• I wrote the original motion to raise the tenant relocation fees for tenants who were evicted from buildings that were covered by the rent stabilization ordinance, and then lobbied City Council members to get it passed, as the relocation monies hadn’t been raised since the mid 1980’s.
  •  I am experienced in establishing dialogue between responsible developers and the community they seek to improve.  For example:
    • A developer in Valley Village was able to get his 96-unit project through by incorporating affordable housing promises* into tract map conditions, in such a way that it gave the Community standing to enforce violations of these conditions, under a nuisance theory.   This action, which never had to be invoked, made the community a real partner with the City Attorney and the Council office in ensuring enforcement if necessary.  The net result?
      • The character of the neighborhood was protected;
      • The developer was able to relay the agreed-upon conditions to his vendors before the work began, eliminating misunderstandings; the community knew what to expect, and when, due to regular communication; and
      • The community will benefit from an influx of middle-class incomes when the facility is completed.

The developer even sent his thanks, as the project has moved along quite fluidly. The system can work when a responsible, reasonable, and fair-working partnership is established.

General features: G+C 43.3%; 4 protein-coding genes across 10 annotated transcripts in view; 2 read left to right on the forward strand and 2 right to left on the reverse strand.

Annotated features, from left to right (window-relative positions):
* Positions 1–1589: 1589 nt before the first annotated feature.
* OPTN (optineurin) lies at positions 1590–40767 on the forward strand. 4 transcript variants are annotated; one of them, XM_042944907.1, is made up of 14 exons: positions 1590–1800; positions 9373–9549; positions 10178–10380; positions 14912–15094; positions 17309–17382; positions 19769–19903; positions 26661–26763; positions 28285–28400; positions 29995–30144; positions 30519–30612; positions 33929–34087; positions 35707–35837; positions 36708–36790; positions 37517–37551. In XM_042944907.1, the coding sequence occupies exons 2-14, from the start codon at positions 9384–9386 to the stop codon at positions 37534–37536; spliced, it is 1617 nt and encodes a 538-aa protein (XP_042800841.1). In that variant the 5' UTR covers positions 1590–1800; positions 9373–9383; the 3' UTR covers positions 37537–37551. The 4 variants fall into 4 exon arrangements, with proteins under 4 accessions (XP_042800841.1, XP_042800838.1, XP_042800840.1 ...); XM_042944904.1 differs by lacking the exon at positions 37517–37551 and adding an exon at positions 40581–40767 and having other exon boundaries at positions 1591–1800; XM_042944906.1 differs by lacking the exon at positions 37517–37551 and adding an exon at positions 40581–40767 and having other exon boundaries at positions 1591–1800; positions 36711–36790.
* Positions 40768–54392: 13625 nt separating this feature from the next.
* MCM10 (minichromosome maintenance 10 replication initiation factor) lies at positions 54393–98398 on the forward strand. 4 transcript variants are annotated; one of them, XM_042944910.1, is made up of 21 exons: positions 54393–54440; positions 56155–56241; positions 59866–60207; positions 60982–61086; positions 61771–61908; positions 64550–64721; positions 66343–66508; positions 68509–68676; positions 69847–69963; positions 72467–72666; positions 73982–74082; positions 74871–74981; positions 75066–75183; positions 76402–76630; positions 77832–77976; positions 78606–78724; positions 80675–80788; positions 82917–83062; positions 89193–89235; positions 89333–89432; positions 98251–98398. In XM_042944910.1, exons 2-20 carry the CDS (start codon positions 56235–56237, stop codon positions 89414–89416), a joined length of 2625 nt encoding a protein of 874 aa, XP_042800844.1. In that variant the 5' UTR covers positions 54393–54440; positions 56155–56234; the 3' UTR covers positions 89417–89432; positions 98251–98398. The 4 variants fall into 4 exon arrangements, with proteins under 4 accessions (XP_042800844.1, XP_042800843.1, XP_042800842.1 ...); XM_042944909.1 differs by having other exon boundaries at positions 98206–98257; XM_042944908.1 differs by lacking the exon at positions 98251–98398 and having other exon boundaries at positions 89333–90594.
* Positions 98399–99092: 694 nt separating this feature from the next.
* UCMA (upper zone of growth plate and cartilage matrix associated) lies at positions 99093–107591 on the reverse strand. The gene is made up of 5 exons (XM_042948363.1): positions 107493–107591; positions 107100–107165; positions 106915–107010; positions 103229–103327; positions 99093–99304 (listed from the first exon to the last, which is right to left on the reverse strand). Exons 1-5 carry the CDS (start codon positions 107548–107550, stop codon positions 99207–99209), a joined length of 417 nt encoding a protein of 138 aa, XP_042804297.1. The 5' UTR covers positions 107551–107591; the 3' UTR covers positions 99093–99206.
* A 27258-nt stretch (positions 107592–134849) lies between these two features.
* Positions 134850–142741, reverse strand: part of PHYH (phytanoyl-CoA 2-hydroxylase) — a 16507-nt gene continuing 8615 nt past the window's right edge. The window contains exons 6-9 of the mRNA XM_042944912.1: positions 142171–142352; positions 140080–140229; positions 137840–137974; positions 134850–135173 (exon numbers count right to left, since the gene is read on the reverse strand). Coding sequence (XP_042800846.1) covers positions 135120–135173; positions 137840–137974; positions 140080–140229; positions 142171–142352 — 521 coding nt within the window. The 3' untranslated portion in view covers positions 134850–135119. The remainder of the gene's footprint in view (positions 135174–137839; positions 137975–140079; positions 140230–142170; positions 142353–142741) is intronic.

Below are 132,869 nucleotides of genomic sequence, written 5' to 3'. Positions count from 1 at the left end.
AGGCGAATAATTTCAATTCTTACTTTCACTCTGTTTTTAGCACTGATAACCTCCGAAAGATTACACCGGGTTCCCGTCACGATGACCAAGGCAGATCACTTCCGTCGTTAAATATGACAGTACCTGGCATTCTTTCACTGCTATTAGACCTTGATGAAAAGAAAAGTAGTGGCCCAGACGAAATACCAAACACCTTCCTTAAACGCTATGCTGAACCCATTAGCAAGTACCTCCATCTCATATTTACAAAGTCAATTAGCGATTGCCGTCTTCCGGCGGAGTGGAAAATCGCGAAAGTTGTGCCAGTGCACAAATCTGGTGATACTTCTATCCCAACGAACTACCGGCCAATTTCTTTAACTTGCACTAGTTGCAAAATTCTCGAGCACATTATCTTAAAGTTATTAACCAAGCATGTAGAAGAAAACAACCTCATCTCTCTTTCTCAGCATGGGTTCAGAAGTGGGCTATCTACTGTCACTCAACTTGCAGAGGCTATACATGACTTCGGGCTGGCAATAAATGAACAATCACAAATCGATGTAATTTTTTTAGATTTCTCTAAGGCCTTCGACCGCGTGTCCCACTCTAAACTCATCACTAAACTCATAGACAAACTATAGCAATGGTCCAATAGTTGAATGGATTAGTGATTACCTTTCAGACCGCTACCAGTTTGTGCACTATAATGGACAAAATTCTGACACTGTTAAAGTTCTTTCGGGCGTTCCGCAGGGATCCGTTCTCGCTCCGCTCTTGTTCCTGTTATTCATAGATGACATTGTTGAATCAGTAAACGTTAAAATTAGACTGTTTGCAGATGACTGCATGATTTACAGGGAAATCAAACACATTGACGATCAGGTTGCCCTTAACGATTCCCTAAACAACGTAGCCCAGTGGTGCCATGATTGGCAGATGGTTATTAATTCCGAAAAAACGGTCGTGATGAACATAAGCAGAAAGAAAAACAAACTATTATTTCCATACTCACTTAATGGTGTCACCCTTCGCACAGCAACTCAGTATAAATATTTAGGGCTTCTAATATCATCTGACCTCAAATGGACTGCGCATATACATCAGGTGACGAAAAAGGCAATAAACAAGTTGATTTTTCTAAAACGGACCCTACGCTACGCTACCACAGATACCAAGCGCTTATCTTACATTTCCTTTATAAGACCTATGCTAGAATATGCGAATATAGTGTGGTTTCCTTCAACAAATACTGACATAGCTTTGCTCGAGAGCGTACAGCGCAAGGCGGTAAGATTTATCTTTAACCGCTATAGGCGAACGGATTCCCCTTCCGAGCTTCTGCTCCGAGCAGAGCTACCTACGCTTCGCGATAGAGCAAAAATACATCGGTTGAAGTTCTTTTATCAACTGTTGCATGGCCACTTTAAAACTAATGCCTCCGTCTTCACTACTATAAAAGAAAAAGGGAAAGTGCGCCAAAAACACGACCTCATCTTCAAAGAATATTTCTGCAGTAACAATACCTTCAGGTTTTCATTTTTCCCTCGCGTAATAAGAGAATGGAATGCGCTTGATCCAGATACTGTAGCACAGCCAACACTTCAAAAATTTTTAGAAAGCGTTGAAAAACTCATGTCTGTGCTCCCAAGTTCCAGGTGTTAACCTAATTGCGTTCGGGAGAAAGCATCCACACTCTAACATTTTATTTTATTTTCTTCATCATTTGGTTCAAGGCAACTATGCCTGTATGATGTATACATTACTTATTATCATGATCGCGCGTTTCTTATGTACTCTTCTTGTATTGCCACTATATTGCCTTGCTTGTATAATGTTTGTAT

What I have done in these examples is done all the time for the special interests who pay lawyers and lobbyists. But it has been rarely done (if at all) by a public policy advocate who has not been paid by anyone to advocate for a policy and has nothing personal to gain except the self-satisfaction of doing something positive, and leaving behind a positive legacy. This type of advocacy is what we should expect from our elected officials, and is the type of advocacy that I would continue as City Attorney.

 The current system, where laws exist but are not enforced until they are litigated, must stop. It is inefficient and unacceptable because it violates the social contract between the citizens of this City and their government, and it wastes taxpayers’ dollars. This is what has to be changed. My pledge to you is that as City Attorney, it will change.

 *The ‘affordable housing’ to be created at this location is a mandated (up to) 5% discount for teachers, firemen, and policemen. The project is near North Hollywood High School, creating an incentive for middle-class teachers to eliminate their commute AND be rewarded with a housing discount by the developer. A great situation for many community partners.